“That suggested that we might be able to genetically engineer plants,” Francko says, “but I also wondered if there was something we could do with existing plants. I started looking for a mechanical approach.”
At Miami, the work was supported by university funds and a grant from the Ohio Plant Biotechnology Consortium. A significant part of the work was done at Miami, and he couldn’t have developed the technology without its support, Francko notes.
“Dave wanted to bring the project with him to Alabama so we worked out a compensation arrangement with Miami,” notes Richard Swatloski, Ph.D., a licensing associate in UA’s Office for Technology Transfer. “His UA work has been supported with university funds — and without any corporate support. Dave was concerned that the technology not be tied to a large manufacturer, where it might end up a minor side-product.”
Simulating Drought Stress
At Miami, Francko’s search for a “mechanical approach” led him to think about “drought stress,” the phenomenon plants rely on to avoid damage from low moisture levels and that can also make plants more cold hardy. A big issue in simulating drought stress was making sure that, as cells shrink in reaction to water stress, they do so uniformly, retaining their integrity and their ability to function.
It took him six months to find the right combination of agents. The key was polyethylene glycol (PEG), a common polyether compound that has applications ranging from lubricants in eye drops to pollutant removal in power plants. Its ability to prevent warping or shrinking in wooden objects by replacing the water in the wood has been utilized to preserve sunken wooden ships when they are raised.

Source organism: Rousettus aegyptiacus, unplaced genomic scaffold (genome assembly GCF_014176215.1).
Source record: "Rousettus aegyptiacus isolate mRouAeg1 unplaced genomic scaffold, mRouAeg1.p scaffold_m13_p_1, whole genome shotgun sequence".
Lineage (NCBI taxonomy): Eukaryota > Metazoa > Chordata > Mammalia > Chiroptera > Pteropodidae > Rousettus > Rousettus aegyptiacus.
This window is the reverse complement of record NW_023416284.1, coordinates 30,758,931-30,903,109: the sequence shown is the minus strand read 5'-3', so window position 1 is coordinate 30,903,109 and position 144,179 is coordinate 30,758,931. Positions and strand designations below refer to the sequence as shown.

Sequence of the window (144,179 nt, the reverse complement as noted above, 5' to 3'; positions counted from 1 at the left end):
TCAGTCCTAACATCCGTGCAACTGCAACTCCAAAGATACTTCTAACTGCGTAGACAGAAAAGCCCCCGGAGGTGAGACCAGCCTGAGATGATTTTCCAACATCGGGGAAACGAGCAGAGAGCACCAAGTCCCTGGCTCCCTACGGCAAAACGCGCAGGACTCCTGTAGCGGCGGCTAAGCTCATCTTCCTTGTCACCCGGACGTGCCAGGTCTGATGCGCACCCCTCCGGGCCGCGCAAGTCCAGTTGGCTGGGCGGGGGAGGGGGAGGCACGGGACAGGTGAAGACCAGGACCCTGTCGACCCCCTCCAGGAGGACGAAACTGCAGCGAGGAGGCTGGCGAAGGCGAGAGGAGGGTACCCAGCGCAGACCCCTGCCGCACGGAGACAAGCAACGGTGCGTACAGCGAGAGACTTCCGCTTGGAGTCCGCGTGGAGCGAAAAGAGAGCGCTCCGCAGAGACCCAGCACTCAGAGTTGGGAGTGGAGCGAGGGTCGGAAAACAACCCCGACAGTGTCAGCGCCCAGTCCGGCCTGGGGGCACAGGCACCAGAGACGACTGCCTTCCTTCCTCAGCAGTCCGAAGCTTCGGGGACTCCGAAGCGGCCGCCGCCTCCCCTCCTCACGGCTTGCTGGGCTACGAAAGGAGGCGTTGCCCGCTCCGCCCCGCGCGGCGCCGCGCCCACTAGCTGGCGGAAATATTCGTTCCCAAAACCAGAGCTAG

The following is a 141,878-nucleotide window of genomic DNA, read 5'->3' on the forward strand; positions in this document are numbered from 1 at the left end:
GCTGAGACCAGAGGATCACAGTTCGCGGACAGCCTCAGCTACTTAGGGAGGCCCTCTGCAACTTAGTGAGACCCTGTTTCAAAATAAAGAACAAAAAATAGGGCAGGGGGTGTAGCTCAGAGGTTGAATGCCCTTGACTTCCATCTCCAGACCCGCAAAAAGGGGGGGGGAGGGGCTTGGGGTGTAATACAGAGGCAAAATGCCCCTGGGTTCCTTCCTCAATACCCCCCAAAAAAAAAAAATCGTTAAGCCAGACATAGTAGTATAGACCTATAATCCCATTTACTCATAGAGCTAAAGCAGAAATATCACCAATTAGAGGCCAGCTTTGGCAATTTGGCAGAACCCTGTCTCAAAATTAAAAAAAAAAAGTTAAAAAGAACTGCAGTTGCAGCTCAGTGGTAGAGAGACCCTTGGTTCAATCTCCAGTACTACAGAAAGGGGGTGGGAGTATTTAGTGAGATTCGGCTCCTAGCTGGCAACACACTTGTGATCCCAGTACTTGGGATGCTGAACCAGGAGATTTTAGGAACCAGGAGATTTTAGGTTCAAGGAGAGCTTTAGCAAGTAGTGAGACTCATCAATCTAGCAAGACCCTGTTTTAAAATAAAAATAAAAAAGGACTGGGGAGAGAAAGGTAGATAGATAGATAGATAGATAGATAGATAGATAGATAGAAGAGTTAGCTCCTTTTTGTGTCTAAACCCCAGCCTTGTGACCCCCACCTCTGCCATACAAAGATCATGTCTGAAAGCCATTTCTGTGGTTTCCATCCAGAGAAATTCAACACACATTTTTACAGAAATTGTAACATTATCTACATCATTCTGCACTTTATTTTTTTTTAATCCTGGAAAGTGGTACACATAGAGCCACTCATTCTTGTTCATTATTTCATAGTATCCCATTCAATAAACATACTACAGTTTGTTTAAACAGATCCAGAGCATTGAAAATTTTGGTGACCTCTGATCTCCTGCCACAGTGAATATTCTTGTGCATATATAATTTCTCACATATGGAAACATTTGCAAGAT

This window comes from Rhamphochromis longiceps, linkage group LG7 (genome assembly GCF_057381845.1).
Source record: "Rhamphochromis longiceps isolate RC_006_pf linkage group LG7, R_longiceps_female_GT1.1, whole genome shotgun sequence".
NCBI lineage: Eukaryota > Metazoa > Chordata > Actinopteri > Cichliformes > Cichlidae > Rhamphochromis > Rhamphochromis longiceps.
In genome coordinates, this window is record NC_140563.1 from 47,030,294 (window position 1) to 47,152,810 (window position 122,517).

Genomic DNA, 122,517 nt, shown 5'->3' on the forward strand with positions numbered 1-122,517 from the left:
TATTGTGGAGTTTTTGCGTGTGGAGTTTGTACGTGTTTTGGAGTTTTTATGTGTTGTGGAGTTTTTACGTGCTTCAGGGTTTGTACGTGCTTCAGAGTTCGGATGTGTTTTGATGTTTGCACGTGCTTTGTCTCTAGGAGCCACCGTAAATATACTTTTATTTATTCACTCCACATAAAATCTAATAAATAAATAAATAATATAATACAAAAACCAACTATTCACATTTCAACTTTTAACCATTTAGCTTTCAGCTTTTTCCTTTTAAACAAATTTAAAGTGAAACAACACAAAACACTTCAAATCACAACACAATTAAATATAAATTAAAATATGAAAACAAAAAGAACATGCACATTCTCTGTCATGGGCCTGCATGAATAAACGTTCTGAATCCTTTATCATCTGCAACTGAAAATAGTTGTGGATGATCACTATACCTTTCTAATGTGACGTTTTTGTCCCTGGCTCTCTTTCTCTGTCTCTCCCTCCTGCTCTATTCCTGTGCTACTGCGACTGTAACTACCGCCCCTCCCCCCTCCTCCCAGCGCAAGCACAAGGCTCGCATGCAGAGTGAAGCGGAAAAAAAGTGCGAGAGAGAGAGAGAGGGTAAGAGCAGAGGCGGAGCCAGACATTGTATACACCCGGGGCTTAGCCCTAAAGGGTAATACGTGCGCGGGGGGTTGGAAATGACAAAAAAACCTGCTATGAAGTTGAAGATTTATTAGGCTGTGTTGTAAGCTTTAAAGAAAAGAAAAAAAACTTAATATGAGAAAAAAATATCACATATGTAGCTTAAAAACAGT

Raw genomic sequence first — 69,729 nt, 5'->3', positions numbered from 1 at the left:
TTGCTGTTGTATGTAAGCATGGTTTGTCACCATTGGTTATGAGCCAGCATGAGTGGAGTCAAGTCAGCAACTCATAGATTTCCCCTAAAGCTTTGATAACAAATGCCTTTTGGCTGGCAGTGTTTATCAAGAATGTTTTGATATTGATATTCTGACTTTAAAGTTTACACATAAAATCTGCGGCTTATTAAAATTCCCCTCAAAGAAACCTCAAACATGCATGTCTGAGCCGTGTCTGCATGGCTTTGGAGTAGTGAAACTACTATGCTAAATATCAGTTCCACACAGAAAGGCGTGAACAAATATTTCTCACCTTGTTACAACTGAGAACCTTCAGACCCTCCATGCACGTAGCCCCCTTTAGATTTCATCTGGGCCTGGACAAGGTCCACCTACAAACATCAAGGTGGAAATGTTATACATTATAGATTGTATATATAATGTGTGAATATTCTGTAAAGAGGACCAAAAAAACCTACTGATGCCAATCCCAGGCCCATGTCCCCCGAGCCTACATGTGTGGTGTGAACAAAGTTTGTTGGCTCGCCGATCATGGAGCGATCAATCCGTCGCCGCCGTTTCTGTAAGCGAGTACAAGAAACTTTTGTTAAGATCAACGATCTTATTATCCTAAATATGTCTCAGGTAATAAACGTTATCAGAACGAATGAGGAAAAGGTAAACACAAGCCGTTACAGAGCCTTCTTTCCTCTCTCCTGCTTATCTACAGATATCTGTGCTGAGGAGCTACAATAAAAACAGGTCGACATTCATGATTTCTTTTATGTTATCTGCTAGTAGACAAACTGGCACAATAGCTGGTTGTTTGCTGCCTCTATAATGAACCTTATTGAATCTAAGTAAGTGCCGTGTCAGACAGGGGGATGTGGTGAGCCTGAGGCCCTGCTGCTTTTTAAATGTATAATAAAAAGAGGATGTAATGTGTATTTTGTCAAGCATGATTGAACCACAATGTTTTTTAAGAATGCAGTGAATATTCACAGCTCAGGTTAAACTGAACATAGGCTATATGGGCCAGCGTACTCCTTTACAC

“PEG drives the whole process, but FreezePruf is a combination of agents that work together, each with a specific role,” Francko says. One, a surfactant, helps the agents quickly pass through the surfaces of leaves, flowers and fruit. Another, an antidessicant, reduces water loss from plant structures once the surface is dry.
Two cryoprotectants insulate against freezing temperatures. High-molecular-weight PEG stays largely outside the cells, pulling water from within them to lower the freezing points in both cell interiors and extra-cellular spaces. A second, low-molecular-weight compound partitions between the interior and exterior cell spaces, contributing to lower freezing points.
The high-weight PEG also interacts with cell membranes and walls to increase their resistance to ice crystal damage, increasing plants’ cold hardiness. And a silicate compound binds to cell walls to strengthen against ice crystal damage.
Going to Market
“If things like ‘polyethylene glycol’ and ‘surfactants’ sound unappealingly chemical,” notes Swatloski, “they’re all currently present in many consumer products and incorporated in many edible products . All of FreezePruf’s components are agents already widely used in foods and to grow fruits. It’s absolutely green — safe to eat and biodegradable.”
Using existing ingredients also meant the product could bypass federal approval, although it still faced challenges.